Minister of National Revenue v. Duncan Thompson
(Federal Court) (Civil) (By Leave)
Taxation - Income tax, Enforcement, Solicitor-client privilege.
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Taxation - Income tax - Enforcement - Solicitor-client privilege - Income Tax Act containing provision creating exception to privilege for accounting records of lawyers - Whether courts are required to apply that exception without further inquiry - Whether Court of Appeal erred in imposing a procedure to determine whether solicitor-client privilege applies to information or documents once Parliament has legislated, with clear and explicit language, a narrowing of the definition of solicitor-client privilege? - Whether Court of Appeal erred in returning the matter to Federal Court to allow respondent, or his clients, to file new evidence? - Income Tax Act, R.S.C. 1985, c. 1 (5th Supp.), s. 237.7(1).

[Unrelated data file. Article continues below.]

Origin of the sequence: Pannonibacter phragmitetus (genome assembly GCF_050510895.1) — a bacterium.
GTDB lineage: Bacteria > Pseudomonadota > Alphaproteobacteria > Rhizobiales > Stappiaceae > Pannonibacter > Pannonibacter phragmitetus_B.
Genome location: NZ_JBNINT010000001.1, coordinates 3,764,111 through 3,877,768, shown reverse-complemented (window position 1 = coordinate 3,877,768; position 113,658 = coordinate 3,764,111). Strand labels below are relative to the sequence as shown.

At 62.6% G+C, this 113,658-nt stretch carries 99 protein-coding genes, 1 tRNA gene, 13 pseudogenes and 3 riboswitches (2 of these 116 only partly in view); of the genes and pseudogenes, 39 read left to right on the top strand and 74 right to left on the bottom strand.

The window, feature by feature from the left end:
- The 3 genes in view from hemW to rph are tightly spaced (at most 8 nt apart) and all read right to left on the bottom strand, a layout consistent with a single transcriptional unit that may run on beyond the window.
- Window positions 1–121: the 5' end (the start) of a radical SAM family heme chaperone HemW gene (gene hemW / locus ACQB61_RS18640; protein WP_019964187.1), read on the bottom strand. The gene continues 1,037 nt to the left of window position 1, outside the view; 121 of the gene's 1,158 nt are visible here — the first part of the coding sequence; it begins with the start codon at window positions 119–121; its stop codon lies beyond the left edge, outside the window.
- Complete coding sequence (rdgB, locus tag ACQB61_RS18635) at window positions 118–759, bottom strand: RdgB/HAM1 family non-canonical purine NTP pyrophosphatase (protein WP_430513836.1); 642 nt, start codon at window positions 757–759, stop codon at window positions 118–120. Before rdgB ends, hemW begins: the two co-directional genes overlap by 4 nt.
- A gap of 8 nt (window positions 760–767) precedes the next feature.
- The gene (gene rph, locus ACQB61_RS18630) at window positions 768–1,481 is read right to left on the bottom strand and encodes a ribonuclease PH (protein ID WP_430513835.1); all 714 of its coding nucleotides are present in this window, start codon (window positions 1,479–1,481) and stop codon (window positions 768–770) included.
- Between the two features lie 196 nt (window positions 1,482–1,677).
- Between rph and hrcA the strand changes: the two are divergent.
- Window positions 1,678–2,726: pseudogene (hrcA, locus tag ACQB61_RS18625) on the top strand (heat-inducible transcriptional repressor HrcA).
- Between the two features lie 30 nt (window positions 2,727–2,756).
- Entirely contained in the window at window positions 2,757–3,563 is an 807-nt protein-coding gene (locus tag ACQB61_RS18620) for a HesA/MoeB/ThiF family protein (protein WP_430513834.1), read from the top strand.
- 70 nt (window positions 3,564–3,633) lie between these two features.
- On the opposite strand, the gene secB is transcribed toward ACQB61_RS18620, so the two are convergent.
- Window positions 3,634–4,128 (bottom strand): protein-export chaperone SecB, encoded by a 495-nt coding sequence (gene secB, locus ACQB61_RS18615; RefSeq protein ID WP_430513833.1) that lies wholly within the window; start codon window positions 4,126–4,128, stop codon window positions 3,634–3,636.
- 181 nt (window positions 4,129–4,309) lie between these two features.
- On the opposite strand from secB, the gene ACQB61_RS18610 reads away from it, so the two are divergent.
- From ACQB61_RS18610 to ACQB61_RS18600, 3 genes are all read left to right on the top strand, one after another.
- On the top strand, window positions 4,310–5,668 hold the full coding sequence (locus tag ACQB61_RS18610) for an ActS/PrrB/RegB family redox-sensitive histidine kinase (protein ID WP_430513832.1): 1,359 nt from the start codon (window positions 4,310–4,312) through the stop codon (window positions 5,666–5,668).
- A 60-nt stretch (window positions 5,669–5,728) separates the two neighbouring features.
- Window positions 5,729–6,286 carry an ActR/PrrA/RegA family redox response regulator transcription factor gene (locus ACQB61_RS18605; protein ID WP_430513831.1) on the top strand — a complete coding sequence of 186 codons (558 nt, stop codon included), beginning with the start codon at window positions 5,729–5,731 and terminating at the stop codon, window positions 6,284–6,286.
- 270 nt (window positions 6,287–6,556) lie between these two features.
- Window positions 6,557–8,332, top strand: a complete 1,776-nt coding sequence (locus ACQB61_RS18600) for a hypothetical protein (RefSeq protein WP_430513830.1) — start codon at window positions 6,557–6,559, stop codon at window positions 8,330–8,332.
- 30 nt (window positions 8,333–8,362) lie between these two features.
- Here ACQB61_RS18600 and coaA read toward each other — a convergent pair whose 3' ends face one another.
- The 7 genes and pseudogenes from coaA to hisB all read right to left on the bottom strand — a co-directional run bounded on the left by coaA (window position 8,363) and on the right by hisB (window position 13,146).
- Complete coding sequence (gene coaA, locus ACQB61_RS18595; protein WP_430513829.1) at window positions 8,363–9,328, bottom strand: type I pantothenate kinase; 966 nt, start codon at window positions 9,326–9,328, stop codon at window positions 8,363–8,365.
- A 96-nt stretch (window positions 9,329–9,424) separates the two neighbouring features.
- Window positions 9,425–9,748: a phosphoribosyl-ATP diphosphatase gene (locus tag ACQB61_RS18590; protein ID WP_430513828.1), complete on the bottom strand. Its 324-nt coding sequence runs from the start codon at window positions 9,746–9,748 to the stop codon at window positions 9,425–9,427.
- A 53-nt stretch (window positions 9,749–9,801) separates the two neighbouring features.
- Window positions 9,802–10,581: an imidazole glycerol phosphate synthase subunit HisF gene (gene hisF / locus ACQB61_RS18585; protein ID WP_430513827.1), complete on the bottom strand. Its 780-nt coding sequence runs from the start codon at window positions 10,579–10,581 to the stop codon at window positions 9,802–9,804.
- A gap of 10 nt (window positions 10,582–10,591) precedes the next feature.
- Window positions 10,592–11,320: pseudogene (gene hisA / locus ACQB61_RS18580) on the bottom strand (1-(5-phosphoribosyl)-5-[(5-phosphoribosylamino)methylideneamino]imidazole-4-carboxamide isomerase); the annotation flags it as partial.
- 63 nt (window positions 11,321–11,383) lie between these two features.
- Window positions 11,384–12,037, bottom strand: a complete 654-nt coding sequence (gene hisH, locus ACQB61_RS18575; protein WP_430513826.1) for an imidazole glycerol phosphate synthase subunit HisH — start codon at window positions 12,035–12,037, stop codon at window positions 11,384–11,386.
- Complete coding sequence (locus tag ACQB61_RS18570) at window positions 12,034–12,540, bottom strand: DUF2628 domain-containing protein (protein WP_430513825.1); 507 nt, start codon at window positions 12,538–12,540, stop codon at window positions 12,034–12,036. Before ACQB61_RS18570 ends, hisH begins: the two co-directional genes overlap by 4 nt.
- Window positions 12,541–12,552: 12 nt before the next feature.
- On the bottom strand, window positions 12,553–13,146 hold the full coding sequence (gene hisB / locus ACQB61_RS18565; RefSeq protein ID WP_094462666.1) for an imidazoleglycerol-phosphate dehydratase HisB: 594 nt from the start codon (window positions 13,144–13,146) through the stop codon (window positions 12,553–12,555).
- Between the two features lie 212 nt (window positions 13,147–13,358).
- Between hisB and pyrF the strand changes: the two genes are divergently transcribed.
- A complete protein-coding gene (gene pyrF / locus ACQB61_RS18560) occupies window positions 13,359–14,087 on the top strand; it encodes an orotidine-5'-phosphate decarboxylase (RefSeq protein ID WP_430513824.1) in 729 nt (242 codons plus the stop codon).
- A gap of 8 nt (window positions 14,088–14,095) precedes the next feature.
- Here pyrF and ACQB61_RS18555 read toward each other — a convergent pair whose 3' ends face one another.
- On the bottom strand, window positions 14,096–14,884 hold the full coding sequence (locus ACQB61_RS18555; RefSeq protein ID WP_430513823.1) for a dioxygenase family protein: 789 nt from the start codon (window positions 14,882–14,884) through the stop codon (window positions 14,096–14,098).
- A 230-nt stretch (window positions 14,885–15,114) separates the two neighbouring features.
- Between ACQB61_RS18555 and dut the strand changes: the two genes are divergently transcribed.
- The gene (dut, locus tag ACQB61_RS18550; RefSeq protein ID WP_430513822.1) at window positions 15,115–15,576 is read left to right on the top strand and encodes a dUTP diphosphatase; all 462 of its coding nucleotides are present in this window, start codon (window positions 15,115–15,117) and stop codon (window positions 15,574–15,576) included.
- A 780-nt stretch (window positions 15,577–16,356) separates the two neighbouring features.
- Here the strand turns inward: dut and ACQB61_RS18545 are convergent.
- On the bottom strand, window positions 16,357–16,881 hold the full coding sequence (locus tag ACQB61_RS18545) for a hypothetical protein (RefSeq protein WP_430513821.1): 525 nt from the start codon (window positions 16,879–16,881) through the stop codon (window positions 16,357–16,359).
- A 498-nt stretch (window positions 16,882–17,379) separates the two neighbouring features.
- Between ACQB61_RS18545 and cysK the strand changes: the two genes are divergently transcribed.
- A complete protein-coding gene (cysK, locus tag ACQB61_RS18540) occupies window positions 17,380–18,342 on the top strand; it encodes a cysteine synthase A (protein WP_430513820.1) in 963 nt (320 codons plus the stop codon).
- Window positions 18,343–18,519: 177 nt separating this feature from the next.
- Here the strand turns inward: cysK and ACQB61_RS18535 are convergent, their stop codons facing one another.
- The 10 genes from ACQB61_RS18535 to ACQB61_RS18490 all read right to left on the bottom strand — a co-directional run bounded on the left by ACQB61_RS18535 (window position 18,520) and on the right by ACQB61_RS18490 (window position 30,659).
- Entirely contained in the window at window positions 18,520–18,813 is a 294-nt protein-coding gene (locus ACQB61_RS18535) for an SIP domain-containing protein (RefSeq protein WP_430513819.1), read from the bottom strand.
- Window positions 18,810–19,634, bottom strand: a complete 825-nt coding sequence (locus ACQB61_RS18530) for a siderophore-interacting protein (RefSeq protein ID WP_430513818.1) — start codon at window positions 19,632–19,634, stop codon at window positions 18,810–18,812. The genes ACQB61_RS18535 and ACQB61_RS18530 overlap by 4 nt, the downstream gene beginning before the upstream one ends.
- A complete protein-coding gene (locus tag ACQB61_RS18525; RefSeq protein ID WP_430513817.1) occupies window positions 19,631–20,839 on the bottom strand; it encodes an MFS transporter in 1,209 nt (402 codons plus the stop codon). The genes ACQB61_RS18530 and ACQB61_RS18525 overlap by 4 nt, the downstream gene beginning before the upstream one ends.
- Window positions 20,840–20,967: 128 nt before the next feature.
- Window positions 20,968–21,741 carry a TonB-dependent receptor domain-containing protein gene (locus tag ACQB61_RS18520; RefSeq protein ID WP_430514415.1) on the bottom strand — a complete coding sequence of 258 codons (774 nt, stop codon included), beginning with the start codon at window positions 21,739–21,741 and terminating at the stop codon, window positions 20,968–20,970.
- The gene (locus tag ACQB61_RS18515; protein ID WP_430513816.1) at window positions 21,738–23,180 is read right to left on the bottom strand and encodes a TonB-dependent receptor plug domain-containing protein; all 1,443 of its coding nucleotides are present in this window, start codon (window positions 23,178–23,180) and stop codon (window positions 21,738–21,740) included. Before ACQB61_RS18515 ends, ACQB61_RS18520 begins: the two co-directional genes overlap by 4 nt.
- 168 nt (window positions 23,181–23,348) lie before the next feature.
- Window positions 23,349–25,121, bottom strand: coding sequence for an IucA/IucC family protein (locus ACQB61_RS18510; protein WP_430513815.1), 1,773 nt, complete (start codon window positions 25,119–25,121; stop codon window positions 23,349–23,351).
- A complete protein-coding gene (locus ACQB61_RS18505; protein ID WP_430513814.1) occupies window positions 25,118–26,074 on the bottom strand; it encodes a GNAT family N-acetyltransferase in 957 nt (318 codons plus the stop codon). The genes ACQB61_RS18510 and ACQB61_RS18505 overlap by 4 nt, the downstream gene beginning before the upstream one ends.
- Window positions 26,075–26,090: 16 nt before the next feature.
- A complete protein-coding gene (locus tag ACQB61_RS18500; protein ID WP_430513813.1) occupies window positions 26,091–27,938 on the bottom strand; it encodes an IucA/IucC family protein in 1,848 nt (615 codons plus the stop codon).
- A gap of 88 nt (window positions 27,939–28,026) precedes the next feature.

The respondent is a lawyer who is the subject of enforcement proceedings pursuant to the Income Tax Act, R.S.C. 1985, c. 1 (5th Supp.). The Canada Revenue Agency (CRA) issued a Requirement seeking information and documents pertaining the respondent’s income and expenses, and assets and liabilities, including a current accounts receivable listing. The respondent provided some, but not all, of the information set out in the Requirement. The CRA subsequently found that he had provided no details regarding his accounts receivable other than a total balance owing.
The respondent challenged the Requirement, making solicitor-client privilege the focus of his objection. He sought a determination of whether s. 231.2(1) of the Income Tax Act can be interpreted, applied or enforced so as to require a lawyer who is the subject of enforcement proceedings by the CRA to divulge information about his clients, information which he argued is protected by solicitor-client privilege. He also alleged that the Requirement was akin to an unreasonable search or seizure and thus was contrary to s. 8 of the Canadian Charter of Rights and Freedoms.
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